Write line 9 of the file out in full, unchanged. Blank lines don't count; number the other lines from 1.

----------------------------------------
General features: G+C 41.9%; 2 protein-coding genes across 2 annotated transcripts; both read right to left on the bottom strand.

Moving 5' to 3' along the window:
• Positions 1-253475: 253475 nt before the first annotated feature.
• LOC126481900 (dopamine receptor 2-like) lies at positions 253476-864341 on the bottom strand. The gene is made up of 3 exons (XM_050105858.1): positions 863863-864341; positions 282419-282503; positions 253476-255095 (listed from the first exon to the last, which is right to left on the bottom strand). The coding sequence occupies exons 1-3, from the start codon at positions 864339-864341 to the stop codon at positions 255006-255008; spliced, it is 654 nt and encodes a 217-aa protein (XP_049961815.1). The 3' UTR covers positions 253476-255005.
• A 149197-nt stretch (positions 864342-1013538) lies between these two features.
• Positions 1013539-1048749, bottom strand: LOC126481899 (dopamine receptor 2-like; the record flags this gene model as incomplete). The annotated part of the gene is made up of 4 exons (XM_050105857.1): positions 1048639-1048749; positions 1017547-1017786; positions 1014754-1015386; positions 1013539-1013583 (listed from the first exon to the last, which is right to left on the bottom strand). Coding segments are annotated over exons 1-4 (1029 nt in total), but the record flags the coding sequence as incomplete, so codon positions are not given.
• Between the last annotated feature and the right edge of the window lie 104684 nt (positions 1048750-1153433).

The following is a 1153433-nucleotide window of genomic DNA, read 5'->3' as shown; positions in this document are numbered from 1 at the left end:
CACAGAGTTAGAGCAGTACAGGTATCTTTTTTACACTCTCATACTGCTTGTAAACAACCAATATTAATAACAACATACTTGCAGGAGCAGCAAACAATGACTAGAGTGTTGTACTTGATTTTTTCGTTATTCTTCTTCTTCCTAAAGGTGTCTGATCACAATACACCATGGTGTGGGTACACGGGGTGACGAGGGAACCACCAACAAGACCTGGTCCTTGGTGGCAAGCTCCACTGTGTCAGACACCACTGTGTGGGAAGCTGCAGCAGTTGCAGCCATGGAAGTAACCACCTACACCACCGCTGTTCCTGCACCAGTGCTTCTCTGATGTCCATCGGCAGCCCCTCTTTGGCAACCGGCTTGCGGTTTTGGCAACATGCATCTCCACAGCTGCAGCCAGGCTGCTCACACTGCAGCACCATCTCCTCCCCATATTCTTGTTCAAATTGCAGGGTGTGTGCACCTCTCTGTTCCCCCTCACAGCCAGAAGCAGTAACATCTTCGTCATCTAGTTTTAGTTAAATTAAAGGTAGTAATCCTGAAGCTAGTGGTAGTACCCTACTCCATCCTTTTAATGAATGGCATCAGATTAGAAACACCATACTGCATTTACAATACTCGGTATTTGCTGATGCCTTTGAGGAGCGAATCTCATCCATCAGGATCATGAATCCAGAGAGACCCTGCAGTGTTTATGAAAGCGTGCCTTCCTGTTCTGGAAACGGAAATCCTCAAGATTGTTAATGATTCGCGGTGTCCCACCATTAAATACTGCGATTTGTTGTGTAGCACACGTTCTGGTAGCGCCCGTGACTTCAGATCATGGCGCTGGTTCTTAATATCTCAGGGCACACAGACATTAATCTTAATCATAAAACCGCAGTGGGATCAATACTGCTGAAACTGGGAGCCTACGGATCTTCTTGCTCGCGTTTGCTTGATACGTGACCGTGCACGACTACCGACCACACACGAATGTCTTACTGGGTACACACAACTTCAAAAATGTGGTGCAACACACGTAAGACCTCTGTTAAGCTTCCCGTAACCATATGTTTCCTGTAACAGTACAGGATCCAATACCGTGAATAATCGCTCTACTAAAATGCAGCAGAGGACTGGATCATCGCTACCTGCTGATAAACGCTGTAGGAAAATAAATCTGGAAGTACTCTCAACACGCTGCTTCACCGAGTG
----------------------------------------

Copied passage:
CACAGAGTTAGAGCAGTACAGGTATCTTTTTTACACTCTCATACTGCTTGTAAACAACCAATATTAATAACAACATACTTGCAGGAGCAGCAAACAATGACTAGAGTGTTGTACTTGATTTTTTCGTTATTCTTCTTCTTCCTAAAGGTGTCTGATCACAATACACCATGGTGTGGGTACACGGGGTGACGAGGGAACCACCAACAAGACCTGGTCCTTGGTGGCAAGCTCCACTGTGTCAGACACCACTGTGTGGGAAGCTGCAGCAGTTGCAGCCATGGAAGTAACCACCTACACCACCGCTGTTCCTGCACCAGTGCTTCTCTGATGTCCATCGGCAGCCCCTCTTTGGCAACCGGCTTGCGGTTTTGGCAACATGCATCTCCACAGCTGCAGCCAGGCTGCTCACACTGCAGCACCATCTCCTCCCCATATTCTTGTTCAAATTGCAGGGTGTGTGCACCTCTCTGTTCCCCCTCACAGCCAGAAGCAGTAACATCTTCGTCATCTAGTTTTAGTTAAATTAAAGGTAGTAATCCTGAAGCTAGTGGTAGTACCCTACTCCATCCTTTTAATGAATGGCATCAGATTAGAAACACCATACTGCATTTACAATACTCGGTATTTGCTGATGCCTTTGAGGAGCGAATCTCATCCATCAGGATCATGAATCCAGAGAGACCCTGCAGTGTTTATGAAAGCGTGCCTTCCTGTTCTGGAAACGGAAATCCTCAAGATTGTTAATGATTCGCGGTGTCCCACCATTAAATACTGCGATTTGTTGTGTAGCACACGTTCTGGTAGCGCCCGTGACTTCAGATCATGGCGCTGGTTCTTAATATCTCAGGGCACACAGACATTAATCTTAATCATAAAACCGCAGTGGGATCAATACTGCTGAAACTGGGAGCCTACGGATCTTCTTGCTCGCGTTTGCTTGATACGTGACCGTGCACGACTACCGACCACACACGAATGTCTTACTGGGTACACACAACTTCAAAAATGTGGTGCAACACACGTAAGACCTCTGTTAAGCTTCCCGTAACCATATGTTTCCTGTAACAGTACAGGATCCAATACCGTGAATAATCGCTCTACTAAAATGCAGCAGAGGACTGGATCATCGCTACCTGCTGATAAACGCTGTAGGAAAATAAATCTGGAAGTACTCTCAACACGCTGCTTCACCGAGTG